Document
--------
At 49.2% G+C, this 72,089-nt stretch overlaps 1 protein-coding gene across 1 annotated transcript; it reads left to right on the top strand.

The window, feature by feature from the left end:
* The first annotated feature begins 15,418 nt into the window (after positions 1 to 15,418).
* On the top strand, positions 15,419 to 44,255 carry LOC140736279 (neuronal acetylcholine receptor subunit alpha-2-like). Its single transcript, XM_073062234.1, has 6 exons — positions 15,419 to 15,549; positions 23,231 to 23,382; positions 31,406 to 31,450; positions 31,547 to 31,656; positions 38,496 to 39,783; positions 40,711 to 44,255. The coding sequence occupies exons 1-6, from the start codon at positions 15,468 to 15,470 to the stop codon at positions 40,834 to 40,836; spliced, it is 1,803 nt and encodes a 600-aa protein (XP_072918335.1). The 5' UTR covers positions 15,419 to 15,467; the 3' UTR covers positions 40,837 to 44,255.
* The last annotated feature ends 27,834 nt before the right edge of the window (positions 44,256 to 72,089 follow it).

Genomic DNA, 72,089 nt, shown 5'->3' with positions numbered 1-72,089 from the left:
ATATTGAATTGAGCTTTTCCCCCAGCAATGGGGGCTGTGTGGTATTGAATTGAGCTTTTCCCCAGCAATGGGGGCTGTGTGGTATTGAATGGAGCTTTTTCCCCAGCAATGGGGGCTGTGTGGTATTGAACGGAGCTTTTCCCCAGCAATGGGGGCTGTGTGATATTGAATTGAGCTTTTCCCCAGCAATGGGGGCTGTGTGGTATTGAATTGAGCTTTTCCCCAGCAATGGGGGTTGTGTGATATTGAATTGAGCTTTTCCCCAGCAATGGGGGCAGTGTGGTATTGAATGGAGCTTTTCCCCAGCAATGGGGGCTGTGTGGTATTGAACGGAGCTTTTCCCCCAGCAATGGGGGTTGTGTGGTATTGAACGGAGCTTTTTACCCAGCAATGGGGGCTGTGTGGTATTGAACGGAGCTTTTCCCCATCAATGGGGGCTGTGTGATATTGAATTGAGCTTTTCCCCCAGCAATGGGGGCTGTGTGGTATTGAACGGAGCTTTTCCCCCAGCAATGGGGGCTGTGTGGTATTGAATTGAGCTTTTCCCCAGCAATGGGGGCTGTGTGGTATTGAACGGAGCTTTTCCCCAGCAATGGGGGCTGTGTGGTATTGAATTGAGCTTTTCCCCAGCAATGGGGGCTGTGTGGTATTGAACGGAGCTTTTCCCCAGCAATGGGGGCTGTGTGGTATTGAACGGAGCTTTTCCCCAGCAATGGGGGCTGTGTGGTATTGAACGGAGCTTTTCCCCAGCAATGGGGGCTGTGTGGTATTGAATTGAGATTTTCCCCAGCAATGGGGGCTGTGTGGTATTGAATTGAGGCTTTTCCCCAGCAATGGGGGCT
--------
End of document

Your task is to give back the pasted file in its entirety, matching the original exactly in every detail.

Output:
At 49.2% G+C, this 72,089-nt stretch overlaps 1 protein-coding gene across 1 annotated transcript; it reads left to right on the top strand.

The window, feature by feature from the left end:
* The first annotated feature begins 15,418 nt into the window (after positions 1 to 15,418).
* On the top strand, positions 15,419 to 44,255 carry LOC140736279 (neuronal acetylcholine receptor subunit alpha-2-like). Its single transcript, XM_073062234.1, has 6 exons — positions 15,419 to 15,549; positions 23,231 to 23,382; positions 31,406 to 31,450; positions 31,547 to 31,656; positions 38,496 to 39,783; positions 40,711 to 44,255. The coding sequence occupies exons 1-6, from the start codon at positions 15,468 to 15,470 to the stop codon at positions 40,834 to 40,836; spliced, it is 1,803 nt and encodes a 600-aa protein (XP_072918335.1). The 5' UTR covers positions 15,419 to 15,467; the 3' UTR covers positions 40,837 to 44,255.
* The last annotated feature ends 27,834 nt before the right edge of the window (positions 44,256 to 72,089 follow it).

Genomic DNA, 72,089 nt, shown 5'->3' with positions numbered 1-72,089 from the left:
ATATTGAATTGAGCTTTTCCCCCAGCAATGGGGGCTGTGTGGTATTGAATTGAGCTTTTCCCCAGCAATGGGGGCTGTGTGGTATTGAATGGAGCTTTTTCCCCAGCAATGGGGGCTGTGTGGTATTGAACGGAGCTTTTCCCCAGCAATGGGGGCTGTGTGATATTGAATTGAGCTTTTCCCCAGCAATGGGGGCTGTGTGGTATTGAATTGAGCTTTTCCCCAGCAATGGGGGTTGTGTGATATTGAATTGAGCTTTTCCCCAGCAATGGGGGCAGTGTGGTATTGAATGGAGCTTTTCCCCAGCAATGGGGGCTGTGTGGTATTGAACGGAGCTTTTCCCCCAGCAATGGGGGTTGTGTGGTATTGAACGGAGCTTTTTACCCAGCAATGGGGGCTGTGTGGTATTGAACGGAGCTTTTCCCCATCAATGGGGGCTGTGTGATATTGAATTGAGCTTTTCCCCCAGCAATGGGGGCTGTGTGGTATTGAACGGAGCTTTTCCCCCAGCAATGGGGGCTGTGTGGTATTGAATTGAGCTTTTCCCCAGCAATGGGGGCTGTGTGGTATTGAACGGAGCTTTTCCCCAGCAATGGGGGCTGTGTGGTATTGAATTGAGCTTTTCCCCAGCAATGGGGGCTGTGTGGTATTGAACGGAGCTTTTCCCCAGCAATGGGGGCTGTGTGGTATTGAACGGAGCTTTTCCCCAGCAATGGGGGCTGTGTGGTATTGAACGGAGCTTTTCCCCAGCAATGGGGGCTGTGTGGTATTGAATTGAGATTTTCCCCAGCAATGGGGGCTGTGTGGTATTGAATTGAGGCTTTTCCCCAGCAATGGGGGCT